Cornwall Wave Hub uses more electricity than it produces

By Jonathan Morris
BBC News Online

Image source, PA
Image caption, Energy producers can connect devices to the Wave Hub, but none have yet

A £42m wave energy facility has used more electricity than it has produced since it was launched eight years ago.

Wave Hub, an undersea "socket" located off Hayle in Cornwall, is meant to transfer electricity from wave energy producers to the National Grid.

So far no firms have used the facility for that purpose and it has been dubbed an "energy sinkhole".

But owner Cornwall Council said Wave Hub was part of a local marine sector that continues to "grow and thrive".

Image caption, Wave Hub is an undersea "socket" located off Hayle in Cornwall

A 10-mile (16km) undersea cable linking Wave Hub to the shore is always live, but no power has been transferred through it.

Wave Hub's managing director Claire Gibson said keeping the cable live was "good practice" and helped maintenance, but she declined to comment on how much it cost to keep the power on.

Seatricity had a device anchored at Wave Hub in the summers of 2015 and 2016, but it was designed to send high pressure water back to shore which would then generate power on land.

Image source, Wave Hub
Image caption, Only one device has been hosted at Wave Hub and that was not designed to send back electricity

Seatricity's former managing director Andy Bristow said "expensive mistakes" at Wave Hub had created a "white elephant".

He said: "We believe there is a future for wave energy but Wave Hub means the public's perception is that wave energy is a costly mistake."

He described the project as an "energy sinkhole" and said money spent on Wave Hub would have been better used to help small companies develop their ideas.

"For a fraction of the cost we could have had a credible wave energy business but unfortunately the whole industry has been tainted by expensive public funding," he said.

Image source, Carnegie
Image caption, Wave Hub said it was "disappointed" Carnegie decided to test its device in Australia rather than Cornwall

Wave Hub, forecast to be a "world class facility", was financed by the South West of England Regional Development Agency (£12.5m), the European Regional Development Fund Convergence Programme (£20m) and the UK Government (£9.5m).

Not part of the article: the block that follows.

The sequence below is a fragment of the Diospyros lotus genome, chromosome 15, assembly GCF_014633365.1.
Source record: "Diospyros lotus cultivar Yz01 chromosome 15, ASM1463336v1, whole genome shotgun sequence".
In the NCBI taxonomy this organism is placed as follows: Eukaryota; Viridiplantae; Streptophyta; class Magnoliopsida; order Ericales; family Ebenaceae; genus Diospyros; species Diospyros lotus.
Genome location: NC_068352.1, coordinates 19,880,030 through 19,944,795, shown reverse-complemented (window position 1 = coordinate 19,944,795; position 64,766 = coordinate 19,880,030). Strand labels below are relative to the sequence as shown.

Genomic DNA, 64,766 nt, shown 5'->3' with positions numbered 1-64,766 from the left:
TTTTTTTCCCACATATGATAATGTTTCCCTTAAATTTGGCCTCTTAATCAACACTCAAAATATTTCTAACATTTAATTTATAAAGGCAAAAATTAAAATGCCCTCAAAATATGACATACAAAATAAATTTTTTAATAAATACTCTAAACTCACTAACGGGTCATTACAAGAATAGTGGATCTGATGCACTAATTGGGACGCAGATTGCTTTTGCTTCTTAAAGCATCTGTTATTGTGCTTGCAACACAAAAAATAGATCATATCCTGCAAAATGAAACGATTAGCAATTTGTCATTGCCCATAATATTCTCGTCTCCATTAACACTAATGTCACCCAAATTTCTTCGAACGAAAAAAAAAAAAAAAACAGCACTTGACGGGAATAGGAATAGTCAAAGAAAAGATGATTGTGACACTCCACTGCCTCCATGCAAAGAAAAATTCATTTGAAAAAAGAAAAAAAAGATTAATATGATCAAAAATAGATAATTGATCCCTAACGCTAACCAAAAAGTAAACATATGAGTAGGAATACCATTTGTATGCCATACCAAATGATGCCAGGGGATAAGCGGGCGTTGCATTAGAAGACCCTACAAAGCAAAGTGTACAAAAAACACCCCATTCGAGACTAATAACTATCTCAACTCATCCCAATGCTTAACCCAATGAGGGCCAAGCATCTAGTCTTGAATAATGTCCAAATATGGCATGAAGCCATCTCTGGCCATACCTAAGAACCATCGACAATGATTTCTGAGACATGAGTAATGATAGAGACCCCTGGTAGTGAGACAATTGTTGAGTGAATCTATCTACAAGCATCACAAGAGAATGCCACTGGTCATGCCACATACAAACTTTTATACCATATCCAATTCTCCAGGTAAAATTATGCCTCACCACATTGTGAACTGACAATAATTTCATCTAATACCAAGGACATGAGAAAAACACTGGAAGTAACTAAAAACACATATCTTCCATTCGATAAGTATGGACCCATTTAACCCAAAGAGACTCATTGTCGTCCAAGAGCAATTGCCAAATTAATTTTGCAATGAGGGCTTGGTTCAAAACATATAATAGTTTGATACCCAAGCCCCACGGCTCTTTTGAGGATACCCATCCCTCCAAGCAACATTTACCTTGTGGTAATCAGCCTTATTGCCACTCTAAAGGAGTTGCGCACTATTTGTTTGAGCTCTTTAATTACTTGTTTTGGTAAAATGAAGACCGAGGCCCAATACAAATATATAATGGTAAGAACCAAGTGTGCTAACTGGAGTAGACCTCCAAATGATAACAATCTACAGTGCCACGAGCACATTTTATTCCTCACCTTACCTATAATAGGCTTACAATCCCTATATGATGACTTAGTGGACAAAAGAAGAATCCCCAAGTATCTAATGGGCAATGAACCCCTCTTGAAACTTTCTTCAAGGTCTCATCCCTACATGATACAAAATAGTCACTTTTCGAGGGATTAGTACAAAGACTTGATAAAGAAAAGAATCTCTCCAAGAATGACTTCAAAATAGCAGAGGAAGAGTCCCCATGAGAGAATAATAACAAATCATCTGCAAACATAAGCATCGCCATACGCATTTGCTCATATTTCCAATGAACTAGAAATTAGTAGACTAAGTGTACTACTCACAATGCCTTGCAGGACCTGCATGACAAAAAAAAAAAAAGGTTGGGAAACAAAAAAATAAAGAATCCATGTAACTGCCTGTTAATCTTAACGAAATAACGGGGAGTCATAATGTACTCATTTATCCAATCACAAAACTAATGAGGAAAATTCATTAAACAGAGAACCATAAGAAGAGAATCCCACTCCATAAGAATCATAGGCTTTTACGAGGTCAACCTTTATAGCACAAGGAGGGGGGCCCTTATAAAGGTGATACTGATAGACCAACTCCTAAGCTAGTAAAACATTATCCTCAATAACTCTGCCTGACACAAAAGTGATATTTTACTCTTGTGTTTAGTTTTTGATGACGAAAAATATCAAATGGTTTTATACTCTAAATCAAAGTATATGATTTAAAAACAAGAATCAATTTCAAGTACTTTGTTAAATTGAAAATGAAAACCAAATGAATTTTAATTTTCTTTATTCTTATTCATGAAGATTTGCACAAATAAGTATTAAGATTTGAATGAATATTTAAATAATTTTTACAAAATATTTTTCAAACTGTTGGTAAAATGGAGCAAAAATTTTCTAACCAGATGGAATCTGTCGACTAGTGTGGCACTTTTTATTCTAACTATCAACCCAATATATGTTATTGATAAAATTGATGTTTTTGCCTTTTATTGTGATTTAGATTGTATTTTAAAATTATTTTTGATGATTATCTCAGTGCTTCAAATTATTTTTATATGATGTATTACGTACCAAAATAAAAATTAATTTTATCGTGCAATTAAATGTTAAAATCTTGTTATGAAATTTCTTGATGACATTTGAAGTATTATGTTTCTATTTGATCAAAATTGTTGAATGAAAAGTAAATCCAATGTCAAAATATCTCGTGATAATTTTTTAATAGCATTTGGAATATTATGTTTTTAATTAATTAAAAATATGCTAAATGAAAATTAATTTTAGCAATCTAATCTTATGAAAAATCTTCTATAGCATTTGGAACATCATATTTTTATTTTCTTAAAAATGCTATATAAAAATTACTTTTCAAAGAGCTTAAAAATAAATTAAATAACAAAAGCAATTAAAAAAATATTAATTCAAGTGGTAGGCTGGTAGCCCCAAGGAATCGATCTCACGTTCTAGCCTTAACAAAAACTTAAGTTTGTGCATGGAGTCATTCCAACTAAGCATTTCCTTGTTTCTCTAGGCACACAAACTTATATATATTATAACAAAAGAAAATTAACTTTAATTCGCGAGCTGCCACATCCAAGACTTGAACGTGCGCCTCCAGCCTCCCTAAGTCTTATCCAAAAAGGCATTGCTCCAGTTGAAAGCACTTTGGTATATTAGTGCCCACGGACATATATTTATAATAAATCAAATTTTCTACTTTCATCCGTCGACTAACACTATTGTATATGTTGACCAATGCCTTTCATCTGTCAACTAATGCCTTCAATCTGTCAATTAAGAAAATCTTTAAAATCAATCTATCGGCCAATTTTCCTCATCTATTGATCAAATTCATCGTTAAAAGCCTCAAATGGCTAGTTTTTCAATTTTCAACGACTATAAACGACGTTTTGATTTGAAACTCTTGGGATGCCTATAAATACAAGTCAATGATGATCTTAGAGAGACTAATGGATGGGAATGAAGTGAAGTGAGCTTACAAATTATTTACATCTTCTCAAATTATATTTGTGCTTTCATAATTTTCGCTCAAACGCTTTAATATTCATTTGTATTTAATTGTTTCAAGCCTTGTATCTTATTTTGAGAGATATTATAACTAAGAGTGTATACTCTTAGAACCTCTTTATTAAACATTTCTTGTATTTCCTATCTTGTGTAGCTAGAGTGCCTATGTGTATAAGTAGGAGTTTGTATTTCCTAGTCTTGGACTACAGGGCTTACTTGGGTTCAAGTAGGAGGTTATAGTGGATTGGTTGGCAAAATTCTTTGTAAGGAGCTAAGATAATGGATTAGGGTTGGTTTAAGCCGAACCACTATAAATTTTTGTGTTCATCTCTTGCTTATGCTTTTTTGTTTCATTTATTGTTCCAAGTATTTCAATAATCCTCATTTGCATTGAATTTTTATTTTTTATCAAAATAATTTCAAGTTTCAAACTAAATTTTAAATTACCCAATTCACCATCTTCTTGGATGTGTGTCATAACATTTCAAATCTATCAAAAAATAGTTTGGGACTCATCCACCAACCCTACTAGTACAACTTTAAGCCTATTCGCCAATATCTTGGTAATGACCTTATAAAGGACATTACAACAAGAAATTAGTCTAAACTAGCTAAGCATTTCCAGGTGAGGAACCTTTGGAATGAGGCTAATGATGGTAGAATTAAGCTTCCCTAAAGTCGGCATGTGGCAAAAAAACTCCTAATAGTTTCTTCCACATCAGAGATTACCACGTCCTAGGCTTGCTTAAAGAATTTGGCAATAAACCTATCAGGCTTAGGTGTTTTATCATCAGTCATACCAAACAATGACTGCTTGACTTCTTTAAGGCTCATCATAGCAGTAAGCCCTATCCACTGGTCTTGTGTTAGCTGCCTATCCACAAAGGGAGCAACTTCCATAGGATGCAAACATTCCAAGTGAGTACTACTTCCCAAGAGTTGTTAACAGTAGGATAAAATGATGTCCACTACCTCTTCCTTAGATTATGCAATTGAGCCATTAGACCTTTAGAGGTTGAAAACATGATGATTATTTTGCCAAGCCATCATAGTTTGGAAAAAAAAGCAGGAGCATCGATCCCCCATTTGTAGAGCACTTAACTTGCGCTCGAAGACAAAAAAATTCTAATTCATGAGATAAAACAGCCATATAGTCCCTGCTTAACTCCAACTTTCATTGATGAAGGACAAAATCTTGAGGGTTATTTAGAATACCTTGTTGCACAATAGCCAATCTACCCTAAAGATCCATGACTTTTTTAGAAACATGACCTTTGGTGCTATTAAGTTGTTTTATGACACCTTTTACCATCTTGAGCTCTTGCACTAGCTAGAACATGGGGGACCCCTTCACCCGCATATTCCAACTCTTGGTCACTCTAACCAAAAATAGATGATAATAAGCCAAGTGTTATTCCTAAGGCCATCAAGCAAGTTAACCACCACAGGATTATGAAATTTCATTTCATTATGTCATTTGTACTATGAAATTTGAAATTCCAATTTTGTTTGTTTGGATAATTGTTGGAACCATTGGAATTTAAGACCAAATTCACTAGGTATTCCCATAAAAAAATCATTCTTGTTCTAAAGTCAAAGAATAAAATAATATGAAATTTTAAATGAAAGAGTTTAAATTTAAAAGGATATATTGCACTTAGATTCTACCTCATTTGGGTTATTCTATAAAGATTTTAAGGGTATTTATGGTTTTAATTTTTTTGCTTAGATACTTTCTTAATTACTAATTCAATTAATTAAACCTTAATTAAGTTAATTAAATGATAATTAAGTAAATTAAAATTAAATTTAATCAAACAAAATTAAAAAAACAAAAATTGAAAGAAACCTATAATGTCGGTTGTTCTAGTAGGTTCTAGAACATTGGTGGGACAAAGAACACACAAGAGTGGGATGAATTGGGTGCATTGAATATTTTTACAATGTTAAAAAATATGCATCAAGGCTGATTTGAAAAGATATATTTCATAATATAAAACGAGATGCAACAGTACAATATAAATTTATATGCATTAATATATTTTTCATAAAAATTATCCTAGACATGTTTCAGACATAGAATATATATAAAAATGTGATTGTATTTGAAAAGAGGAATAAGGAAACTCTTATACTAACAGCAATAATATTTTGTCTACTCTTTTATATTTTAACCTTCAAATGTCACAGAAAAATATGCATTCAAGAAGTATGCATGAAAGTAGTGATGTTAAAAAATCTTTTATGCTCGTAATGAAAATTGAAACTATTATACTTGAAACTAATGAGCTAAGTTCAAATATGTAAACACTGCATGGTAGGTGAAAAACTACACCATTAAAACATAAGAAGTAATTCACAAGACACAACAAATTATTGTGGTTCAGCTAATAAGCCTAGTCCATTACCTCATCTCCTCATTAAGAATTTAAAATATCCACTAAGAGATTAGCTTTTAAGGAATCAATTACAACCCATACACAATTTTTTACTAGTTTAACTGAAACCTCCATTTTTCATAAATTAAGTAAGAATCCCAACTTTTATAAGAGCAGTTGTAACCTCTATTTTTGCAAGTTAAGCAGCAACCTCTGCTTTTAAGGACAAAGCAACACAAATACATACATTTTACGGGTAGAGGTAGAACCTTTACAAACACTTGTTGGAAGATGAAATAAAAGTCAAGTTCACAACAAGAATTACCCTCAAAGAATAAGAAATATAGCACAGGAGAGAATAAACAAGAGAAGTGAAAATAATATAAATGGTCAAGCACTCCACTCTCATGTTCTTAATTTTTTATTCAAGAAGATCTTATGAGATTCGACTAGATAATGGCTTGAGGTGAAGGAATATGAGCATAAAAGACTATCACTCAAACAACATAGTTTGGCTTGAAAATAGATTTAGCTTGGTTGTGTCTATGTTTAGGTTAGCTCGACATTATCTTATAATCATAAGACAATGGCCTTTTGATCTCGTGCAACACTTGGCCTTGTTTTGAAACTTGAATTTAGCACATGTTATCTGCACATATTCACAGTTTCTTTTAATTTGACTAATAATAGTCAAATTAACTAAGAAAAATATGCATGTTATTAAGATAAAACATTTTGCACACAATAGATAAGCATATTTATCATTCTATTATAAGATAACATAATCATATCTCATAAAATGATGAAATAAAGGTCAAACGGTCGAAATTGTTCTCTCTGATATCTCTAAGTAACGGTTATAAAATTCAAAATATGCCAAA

It was claimed it could generate £76m over 25 years for the regional economy.

Ownership was transferred to Cornwall Council a year ago and the authority said it "received around £14m to cover ongoing operations, support for the marine renewables sector and decommissioning costs".

A council spokesperson said: "Although the wave energy sector has not developed as quickly as originally hoped, the Wave Hub Ltd Team continue to explore alternative technologies.

"Cornwall is home to a number of world leading marine technology and logistics companies which continue to grow and thrive, benefitting from the growth of the marine renewables sector in the UK and beyond."

Image source, Wave Hub
Image caption, Fortum's Wello device is among a series that never made it to Wave Hub

Wave Hub received more than £1m from the government in 2016/17 according to its latest accounts.

Australian firm Carnegie was given £9.6m from the European Regional Development Fund to support the development of commercial wave energy, but it is the latest company to decide against using Wave Hub.

Ocean Prospect, Ocean Power Technologies, Fred Olsen, Ocean Energy and Fortum all went elsewhere after Wave Hub said they were coming onboard.

Hayle councillor John Pollard said the facility was designed as a test bed for devices and "not to be an electricity producer".

Last week, Wave Hub said the wave energy business was "unfortunately taking longer to develop" than anticipated.

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